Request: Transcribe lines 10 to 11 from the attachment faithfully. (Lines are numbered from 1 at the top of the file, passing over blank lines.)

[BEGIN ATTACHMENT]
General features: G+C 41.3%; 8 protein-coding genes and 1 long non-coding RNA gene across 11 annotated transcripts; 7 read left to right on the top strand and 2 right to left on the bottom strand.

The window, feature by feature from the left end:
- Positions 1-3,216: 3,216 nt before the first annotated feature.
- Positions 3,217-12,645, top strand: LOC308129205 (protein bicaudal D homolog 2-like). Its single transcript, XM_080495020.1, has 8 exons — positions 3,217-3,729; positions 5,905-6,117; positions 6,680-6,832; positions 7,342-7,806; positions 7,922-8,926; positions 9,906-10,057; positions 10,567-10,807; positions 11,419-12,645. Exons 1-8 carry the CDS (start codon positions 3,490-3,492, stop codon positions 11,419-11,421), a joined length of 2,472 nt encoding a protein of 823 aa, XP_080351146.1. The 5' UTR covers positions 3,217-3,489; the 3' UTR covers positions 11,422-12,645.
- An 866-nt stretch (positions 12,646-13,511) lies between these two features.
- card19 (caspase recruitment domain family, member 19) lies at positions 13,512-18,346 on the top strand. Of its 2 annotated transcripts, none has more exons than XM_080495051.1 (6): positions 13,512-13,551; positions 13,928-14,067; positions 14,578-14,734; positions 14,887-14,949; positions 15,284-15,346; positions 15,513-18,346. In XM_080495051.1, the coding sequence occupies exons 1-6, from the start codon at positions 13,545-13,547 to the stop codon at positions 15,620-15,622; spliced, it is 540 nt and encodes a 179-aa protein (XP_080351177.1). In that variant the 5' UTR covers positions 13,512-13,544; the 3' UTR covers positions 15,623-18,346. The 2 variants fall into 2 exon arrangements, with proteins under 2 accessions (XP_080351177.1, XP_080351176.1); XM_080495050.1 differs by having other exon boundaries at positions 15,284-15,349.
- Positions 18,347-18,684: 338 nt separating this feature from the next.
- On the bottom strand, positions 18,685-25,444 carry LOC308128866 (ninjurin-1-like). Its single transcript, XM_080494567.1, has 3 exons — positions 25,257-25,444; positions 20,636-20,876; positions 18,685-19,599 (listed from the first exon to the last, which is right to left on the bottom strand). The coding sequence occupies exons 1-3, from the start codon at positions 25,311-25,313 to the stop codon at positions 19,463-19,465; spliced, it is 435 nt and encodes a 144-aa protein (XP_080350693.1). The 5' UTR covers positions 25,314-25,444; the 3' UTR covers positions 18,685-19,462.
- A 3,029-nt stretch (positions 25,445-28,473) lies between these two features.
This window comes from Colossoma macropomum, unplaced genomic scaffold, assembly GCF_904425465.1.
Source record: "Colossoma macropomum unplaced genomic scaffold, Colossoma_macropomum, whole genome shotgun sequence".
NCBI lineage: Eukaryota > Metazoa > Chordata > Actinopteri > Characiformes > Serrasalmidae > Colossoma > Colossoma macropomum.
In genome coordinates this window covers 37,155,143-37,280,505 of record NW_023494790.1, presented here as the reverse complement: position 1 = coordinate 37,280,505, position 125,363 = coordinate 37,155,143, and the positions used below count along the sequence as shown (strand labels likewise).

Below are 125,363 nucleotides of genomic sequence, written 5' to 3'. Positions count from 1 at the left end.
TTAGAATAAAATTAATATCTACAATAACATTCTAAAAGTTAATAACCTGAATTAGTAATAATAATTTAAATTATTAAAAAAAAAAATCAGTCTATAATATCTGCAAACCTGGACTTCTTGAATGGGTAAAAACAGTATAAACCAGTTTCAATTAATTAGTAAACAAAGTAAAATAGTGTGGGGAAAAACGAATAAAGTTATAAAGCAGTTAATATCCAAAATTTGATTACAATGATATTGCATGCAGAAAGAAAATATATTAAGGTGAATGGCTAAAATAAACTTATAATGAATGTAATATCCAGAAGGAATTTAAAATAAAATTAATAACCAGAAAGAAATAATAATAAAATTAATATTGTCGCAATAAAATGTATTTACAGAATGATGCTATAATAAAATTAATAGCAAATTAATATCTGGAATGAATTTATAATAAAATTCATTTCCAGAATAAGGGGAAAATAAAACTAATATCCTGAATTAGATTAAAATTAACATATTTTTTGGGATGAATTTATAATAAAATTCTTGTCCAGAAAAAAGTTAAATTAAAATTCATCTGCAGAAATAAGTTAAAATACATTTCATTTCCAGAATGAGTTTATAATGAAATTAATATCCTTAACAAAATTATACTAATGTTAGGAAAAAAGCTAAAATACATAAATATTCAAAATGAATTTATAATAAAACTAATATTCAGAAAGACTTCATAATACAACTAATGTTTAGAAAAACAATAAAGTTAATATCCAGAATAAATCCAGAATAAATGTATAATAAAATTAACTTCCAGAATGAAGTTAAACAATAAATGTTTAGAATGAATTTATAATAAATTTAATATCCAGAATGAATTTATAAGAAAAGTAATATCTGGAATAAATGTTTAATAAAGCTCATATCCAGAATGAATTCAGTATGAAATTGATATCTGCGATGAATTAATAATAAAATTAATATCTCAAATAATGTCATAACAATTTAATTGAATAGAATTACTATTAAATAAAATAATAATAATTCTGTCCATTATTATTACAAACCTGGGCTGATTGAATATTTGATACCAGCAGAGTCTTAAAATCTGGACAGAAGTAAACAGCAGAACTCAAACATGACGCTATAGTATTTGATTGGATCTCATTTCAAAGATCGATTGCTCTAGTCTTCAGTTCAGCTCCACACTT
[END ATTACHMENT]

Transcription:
This window comes from Colossoma macropomum, unplaced genomic scaffold, assembly GCF_904425465.1.
Source record: "Colossoma macropomum unplaced genomic scaffold, Colossoma_macropomum, whole genome shotgun sequence".